It's easy to understand why
Ang Lee's 1999 film Ride With the Devil flew under the radar,
almost completely unnoticed, during its original brief theatrical release.
It is an unusual film, one in which good and evil are intertwined in
an uncomfortably gray braid of striated allegiances. Delicately
shaded performances (particularly by Jeffrey Wright) ground the propulsive,
suspenseful narrative amid a brutal but realistic world.
German-born Jacob Roedel (Tobey
Maguire) is a Missouri youth shocked into defense of the South when
his neighbor Jack Bull Chiles' (Skeet Ulrich) farm is burned and father
killed by a band of jayhawkers - militant irregular pro-Union guerrillas.
Jake and Jack Bull join a band of bushwhackers - the pro-Confederacy
counterparts to the jayhawkers. They join in league with George
Clyde (Simon Baker) and Clyde's best friend, a freed slave named Holt
(Jeffrey Wright). After a series of raids under the command of
Black John Ambrose (James Caviezel), the smaller group retreats to a
rural dugout to wait out the winter.
There, Jack Bull romances their
local sponsor's widowed daughter-in-law, Sue Lee (Jewel Kilcher).
But the relationship is short-lived; after Jack Bull dies, Roedel and
Holt team up again with Ambrose's bushwhackers for increasingly vicious
attacks. After a murderous raid at Lawrence, Kansas, Roedel and
Holt are both wounded, and from there they escape to a safe farm where
Sue Lee has been living since Jack Bull's death. At the farm,
Roedel and Holt recover from their wounds and make momentous decisions
about the future direction of their lives.
No plot summary, however, can
do justice to the film's finely-woven themes. German-born Roedel
and former slave Holt come to understand each other thanks to similar
experiences with prejudice - and, even more importantly, their muddled
sense of identity. Roedel's family, as German immigrants, are
fully aligned with the Union - yet Roedel himself becomes a bushwhacker
out of loyalty to Jack Bull and because he has considered himself, naturally,
a Missourian. Later, he learns that his father has been murdered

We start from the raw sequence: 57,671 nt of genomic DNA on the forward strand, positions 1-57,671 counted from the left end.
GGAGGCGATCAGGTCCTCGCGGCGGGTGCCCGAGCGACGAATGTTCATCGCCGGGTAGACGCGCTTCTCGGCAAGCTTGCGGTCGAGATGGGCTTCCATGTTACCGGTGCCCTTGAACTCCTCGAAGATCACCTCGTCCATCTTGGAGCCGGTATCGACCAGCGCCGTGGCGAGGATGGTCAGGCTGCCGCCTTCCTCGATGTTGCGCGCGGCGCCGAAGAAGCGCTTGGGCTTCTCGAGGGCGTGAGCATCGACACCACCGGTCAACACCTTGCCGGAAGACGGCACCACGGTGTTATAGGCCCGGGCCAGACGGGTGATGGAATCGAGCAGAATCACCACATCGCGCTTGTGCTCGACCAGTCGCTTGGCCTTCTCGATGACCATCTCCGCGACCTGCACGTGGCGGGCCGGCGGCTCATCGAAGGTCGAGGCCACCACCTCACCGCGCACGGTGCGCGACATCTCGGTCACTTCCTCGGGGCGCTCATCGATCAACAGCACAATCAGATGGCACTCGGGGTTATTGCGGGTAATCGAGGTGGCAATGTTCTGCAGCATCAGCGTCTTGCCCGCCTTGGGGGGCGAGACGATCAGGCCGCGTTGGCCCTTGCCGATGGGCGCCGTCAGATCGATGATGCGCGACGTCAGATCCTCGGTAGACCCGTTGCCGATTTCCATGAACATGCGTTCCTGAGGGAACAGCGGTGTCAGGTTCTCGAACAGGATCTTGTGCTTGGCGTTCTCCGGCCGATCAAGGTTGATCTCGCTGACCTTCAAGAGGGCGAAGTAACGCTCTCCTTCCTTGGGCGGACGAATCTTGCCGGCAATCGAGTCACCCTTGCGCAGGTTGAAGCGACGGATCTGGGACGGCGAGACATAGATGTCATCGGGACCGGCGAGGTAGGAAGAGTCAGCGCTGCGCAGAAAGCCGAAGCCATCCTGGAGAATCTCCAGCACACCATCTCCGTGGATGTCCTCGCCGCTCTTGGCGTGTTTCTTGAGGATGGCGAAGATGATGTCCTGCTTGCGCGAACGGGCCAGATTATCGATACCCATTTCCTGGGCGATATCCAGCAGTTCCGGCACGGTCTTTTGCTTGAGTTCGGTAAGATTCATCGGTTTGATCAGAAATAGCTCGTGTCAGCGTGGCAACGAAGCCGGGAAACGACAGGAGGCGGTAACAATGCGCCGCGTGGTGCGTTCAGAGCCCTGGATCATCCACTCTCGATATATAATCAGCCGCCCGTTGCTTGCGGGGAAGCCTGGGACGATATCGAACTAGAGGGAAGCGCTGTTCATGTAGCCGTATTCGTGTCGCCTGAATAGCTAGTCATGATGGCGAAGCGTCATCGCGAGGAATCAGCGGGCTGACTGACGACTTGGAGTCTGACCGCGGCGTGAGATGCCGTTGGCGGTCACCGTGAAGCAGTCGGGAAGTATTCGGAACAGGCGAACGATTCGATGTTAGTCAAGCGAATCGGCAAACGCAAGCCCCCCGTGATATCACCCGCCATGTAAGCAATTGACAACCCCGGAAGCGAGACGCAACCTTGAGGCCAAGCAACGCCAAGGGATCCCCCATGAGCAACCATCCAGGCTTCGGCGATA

by another band of bushwhackers, throwing his already precarious sense
of identity and political position into chaos.
Holt, meanwhile, is a former
slave, who nevertheless finds himself fighting on the side of the Confederacy,
like Roedel, due to personal loyalty to a friend. Holt has no
illusions about the contradiction inherent in what he is doing; it's
his own morality that drives him to stand by Clyde. But after
Clyde dies, Holt knows, for the first time, what real freedom feels
The intertwined stories of
Roedel and Holt elegantly transcend issues of race, just as the characters
themselves grow to understand that there are vastly more fundamental
questions of the human condition than the color of one's skin.
At the same time, the film hardly pretends that race isn't a key issue
in American life - the struggles of the past are explicitly related
to problems that still exist in our country. All of this is expressed
by screenwriter James Schamus and director Ang Lee with a far finer
sensibility than I am able to convey through words alone here.
Such deep conveyance of a complex and insidious social issue is rare
in film. It's not just the way Ride With the Devil "addresses"
race; it's the way the story portrays the deeper consequences of racial
division upon individual human beings.
Ride With the Devil
received a lot of flack for its casting, but I can't find any fault
with it. Tobey Maguire has a tendency to come off as "soft,"
but I think he does a fine job here. He is a good actor who carries
most of the picture without showing signs of strain. (Although
I do take issue with the scenes of domestic comedy in the movie's
final act - Maguire handling a baby in particular - I can't blame
the actor.) As Sue Lee, Jewel is mostly credible; the only thing
she has working against her is that she's recognizable as a music
superstar. Otherwise, her performance is fine, if not spectacular.
As Holt, Jeffrey Wright steals
the show. Holt is a difficult character, as written, but Wright
brings a sense of moral clarity to Holt's words and actions.
I'll even go as far as to say that, thanks to Wright, Holt may be
one of the most complex, interesting, and significant characters from
the last couple of decades of movies.